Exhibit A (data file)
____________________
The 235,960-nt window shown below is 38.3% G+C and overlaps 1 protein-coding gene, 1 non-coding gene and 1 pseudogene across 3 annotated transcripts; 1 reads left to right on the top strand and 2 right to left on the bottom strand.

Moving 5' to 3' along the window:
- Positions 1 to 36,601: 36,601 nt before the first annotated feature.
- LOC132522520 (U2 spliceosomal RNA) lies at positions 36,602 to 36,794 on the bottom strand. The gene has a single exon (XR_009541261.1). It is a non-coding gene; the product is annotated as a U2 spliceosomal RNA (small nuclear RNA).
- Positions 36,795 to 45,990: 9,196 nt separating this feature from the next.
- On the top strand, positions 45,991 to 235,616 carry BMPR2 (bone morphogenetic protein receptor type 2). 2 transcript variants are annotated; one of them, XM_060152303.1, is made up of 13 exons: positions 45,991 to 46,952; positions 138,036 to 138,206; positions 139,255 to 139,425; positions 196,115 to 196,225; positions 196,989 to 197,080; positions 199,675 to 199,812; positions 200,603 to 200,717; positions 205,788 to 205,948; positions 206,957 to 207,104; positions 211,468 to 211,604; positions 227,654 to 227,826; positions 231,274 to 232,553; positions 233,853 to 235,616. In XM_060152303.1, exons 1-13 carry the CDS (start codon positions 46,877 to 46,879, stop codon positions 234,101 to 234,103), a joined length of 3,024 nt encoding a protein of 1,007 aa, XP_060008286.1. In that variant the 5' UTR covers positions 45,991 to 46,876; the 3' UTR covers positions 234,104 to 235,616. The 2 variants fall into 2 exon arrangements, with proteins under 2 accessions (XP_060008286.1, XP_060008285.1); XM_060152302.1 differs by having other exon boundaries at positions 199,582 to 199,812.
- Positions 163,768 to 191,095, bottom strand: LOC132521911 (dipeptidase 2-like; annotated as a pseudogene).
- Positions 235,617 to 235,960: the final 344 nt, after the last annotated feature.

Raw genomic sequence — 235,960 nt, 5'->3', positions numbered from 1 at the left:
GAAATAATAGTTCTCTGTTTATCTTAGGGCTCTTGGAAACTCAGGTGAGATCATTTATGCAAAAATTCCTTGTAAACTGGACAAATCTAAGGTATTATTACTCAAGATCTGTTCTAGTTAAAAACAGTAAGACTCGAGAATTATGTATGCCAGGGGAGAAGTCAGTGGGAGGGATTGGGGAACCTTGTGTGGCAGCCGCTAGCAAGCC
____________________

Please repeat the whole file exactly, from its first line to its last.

The 235,960-nt window shown below is 38.3% G+C and overlaps 1 protein-coding gene, 1 non-coding gene and 1 pseudogene across 3 annotated transcripts; 1 reads left to right on the top strand and 2 right to left on the bottom strand.

Moving 5' to 3' along the window:
- Positions 1 to 36,601: 36,601 nt before the first annotated feature.
- LOC132522520 (U2 spliceosomal RNA) lies at positions 36,602 to 36,794 on the bottom strand. The gene has a single exon (XR_009541261.1). It is a non-coding gene; the product is annotated as a U2 spliceosomal RNA (small nuclear RNA).
- Positions 36,795 to 45,990: 9,196 nt separating this feature from the next.
- On the top strand, positions 45,991 to 235,616 carry BMPR2 (bone morphogenetic protein receptor type 2). 2 transcript variants are annotated; one of them, XM_060152303.1, is made up of 13 exons: positions 45,991 to 46,952; positions 138,036 to 138,206; positions 139,255 to 139,425; positions 196,115 to 196,225; positions 196,989 to 197,080; positions 199,675 to 199,812; positions 200,603 to 200,717; positions 205,788 to 205,948; positions 206,957 to 207,104; positions 211,468 to 211,604; positions 227,654 to 227,826; positions 231,274 to 232,553; positions 233,853 to 235,616. In XM_060152303.1, exons 1-13 carry the CDS (start codon positions 46,877 to 46,879, stop codon positions 234,101 to 234,103), a joined length of 3,024 nt encoding a protein of 1,007 aa, XP_060008286.1. In that variant the 5' UTR covers positions 45,991 to 46,876; the 3' UTR covers positions 234,104 to 235,616. The 2 variants fall into 2 exon arrangements, with proteins under 2 accessions (XP_060008286.1, XP_060008285.1); XM_060152302.1 differs by having other exon boundaries at positions 199,582 to 199,812.
- Positions 163,768 to 191,095, bottom strand: LOC132521911 (dipeptidase 2-like; annotated as a pseudogene).
- Positions 235,617 to 235,960: the final 344 nt, after the last annotated feature.

Raw genomic sequence — 235,960 nt, 5'->3', positions numbered from 1 at the left:
GAAATAATAGTTCTCTGTTTATCTTAGGGCTCTTGGAAACTCAGGTGAGATCATTTATGCAAAAATTCCTTGTAAACTGGACAAATCTAAGGTATTATTACTCAAGATCTGTTCTAGTTAAAAACAGTAAGACTCGAGAATTATGTATGCCAGGGGAGAAGTCAGTGGGAGGGATTGGGGAACCTTGTGTGGCAGCCGCTAGCAAGCC